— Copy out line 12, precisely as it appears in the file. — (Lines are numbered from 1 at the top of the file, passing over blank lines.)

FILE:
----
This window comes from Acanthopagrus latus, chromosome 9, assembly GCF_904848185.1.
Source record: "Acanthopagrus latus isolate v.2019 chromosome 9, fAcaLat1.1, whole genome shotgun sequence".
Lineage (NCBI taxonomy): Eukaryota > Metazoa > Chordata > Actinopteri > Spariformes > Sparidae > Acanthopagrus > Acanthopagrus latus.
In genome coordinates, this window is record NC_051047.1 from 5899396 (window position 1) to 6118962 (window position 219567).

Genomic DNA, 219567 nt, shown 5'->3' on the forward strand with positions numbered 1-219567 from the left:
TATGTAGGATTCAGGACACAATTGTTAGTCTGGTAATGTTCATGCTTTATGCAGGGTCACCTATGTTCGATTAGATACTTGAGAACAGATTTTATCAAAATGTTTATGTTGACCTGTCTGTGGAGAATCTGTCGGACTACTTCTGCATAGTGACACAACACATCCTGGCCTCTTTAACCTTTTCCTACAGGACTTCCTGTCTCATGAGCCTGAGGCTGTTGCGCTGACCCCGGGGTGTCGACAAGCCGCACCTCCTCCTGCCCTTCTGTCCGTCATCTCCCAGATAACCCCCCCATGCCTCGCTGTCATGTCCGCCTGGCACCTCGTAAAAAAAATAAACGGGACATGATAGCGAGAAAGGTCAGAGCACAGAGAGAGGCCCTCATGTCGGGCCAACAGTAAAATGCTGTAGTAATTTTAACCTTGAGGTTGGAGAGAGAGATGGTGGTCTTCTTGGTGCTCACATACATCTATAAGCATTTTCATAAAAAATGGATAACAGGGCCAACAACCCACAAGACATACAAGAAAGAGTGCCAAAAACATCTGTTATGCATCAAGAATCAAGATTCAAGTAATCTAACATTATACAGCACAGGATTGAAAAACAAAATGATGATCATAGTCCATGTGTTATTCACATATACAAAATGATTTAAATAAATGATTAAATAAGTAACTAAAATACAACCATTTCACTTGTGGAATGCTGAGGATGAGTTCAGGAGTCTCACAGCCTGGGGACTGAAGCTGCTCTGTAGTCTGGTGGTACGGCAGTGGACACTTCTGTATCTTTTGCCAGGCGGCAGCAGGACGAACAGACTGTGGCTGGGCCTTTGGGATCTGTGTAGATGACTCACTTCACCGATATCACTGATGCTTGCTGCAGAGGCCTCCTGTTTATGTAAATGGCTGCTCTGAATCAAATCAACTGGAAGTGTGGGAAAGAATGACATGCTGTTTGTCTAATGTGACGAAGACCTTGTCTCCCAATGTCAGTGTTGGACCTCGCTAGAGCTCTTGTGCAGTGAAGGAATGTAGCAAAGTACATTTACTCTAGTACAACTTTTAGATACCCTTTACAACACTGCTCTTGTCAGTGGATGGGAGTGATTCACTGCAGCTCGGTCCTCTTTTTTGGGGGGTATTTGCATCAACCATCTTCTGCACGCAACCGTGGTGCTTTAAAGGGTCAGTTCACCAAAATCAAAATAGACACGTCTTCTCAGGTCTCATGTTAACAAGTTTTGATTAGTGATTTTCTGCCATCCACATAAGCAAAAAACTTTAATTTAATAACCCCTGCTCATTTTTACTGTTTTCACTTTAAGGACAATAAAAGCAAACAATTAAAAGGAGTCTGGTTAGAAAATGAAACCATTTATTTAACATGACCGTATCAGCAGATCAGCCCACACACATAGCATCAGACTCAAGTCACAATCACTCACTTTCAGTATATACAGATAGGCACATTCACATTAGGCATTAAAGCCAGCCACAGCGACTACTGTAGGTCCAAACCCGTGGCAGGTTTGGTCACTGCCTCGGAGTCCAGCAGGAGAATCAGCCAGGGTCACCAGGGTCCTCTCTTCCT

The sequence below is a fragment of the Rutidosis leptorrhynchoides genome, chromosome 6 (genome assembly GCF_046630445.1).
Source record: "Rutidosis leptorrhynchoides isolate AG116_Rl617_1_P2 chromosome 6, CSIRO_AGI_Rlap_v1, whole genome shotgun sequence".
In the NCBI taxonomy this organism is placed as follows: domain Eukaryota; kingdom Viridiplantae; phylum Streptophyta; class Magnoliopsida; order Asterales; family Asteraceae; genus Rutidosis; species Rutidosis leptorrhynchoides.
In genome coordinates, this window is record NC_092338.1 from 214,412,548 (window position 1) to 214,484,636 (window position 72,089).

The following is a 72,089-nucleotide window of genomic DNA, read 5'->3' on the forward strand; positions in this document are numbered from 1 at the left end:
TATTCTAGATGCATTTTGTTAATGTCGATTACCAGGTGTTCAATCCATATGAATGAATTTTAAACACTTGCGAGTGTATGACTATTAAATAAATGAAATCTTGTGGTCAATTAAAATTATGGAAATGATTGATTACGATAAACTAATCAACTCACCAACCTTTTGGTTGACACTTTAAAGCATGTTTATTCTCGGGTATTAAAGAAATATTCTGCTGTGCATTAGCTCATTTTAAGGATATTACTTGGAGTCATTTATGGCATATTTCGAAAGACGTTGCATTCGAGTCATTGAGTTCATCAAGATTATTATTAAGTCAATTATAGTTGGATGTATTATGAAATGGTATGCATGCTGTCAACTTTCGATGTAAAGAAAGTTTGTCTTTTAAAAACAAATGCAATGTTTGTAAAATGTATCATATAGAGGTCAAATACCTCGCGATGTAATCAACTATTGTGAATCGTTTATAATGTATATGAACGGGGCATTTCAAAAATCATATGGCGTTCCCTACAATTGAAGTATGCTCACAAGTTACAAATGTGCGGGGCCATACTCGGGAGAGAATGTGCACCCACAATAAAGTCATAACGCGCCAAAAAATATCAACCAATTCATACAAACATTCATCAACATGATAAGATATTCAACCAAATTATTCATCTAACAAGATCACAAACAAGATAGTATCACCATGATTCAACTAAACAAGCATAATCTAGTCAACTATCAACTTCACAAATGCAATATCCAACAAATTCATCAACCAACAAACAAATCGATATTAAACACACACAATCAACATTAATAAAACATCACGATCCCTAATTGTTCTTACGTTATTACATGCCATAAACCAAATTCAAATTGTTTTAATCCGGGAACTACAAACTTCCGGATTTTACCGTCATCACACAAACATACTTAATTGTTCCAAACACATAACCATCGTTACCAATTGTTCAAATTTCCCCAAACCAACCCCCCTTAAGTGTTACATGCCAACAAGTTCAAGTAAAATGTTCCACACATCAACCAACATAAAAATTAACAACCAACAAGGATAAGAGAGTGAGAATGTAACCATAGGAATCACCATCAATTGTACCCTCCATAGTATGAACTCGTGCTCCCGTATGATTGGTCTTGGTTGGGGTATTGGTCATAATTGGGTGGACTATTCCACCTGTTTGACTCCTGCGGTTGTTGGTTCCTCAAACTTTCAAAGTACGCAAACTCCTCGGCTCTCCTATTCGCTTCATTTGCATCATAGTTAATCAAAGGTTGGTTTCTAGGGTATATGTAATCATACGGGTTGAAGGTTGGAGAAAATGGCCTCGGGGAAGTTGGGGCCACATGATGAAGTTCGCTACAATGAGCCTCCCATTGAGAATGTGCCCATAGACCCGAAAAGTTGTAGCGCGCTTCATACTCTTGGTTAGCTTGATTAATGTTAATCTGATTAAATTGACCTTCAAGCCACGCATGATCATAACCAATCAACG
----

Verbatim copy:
TATTCTAGATGCATTTTGTTAATGTCGATTACCAGGTGTTCAATCCATATGAATGAATTTTAAACACTTGCGAGTGTATGACTATTAAATAAATGAAATCTTGTGGTCAATTAAAATTATGGAAATGATTGATTACGATAAACTAATCAACTCACCAACCTTTTGGTTGACACTTTAAAGCATGTTTATTCTCGGGTATTAAAGAAATATTCTGCTGTGCATTAGCTCATTTTAAGGATATTACTTGGAGTCATTTATGGCATATTTCGAAAGACGTTGCATTCGAGTCATTGAGTTCATCAAGATTATTATTAAGTCAATTATAGTTGGATGTATTATGAAATGGTATGCATGCTGTCAACTTTCGATGTAAAGAAAGTTTGTCTTTTAAAAACAAATGCAATGTTTGTAAAATGTATCATATAGAGGTCAAATACCTCGCGATGTAATCAACTATTGTGAATCGTTTATAATGTATATGAACGGGGCATTTCAAAAATCATATGGCGTTCCCTACAATTGAAGTATGCTCACAAGTTACAAATGTGCGGGGCCATACTCGGGAGAGAATGTGCACCCACAATAAAGTCATAACGCGCCAAAAAATATCAACCAATTCATACAAACATTCATCAACATGATAAGATATTCAACCAAATTATTCATCTAACAAGATCACAAACAAGATAGTATCACCATGATTCAACTAAACAAGCATAATCTAGTCAACTATCAACTTCACAAATGCAATATCCAACAAATTCATCAACCAACAAACAAATCGATATTAAACACACACAATCAACATTAATAAAACATCACGATCCCTAATTGTTCTTACGTTATTACATGCCATAAACCAAATTCAAATTGTTTTAATCCGGGAACTACAAACTTCCGGATTTTACCGTCATCACACAAACATACTTAATTGTTCCAAACACATAACCATCGTTACCAATTGTTCAAATTTCCCCAAACCAACCCCCCTTAAGTGTTACATGCCAACAAGTTCAAGTAAAATGTTCCACACATCAACCAACATAAAAATTAACAACCAACAAGGATAAGAGAGTGAGAATGTAACCATAGGAATCACCATCAATTGTACCCTCCATAGTATGAACTCGTGCTCCCGTATGATTGGTCTTGGTTGGGGTATTGGTCATAATTGGGTGGACTATTCCACCTGTTTGACTCCTGCGGTTGTTGGTTCCTCAAACTTTCAAAGTACGCAAACTCCTCGGCTCTCCTATTCGCTTCATTTGCATCATAGTTAATCAAAGGTTGGTTTCTAGGGTATATGTAATCATACGGGTTGAAGGTTGGAGAAAATGGCCTCGGGGAAGTTGGGGCCACATGATGAAGTTCGCTACAATGAGCCTCCCATTGAGAATGTGCCCATAGACCCGAAAAGTTGTAGCGCGCTTCATACTCTTGGTTAGCTTGATTAATGTTAATCTGATTAAATTGACCTTCAAGCCACGCATGATCATAACCAATCAACG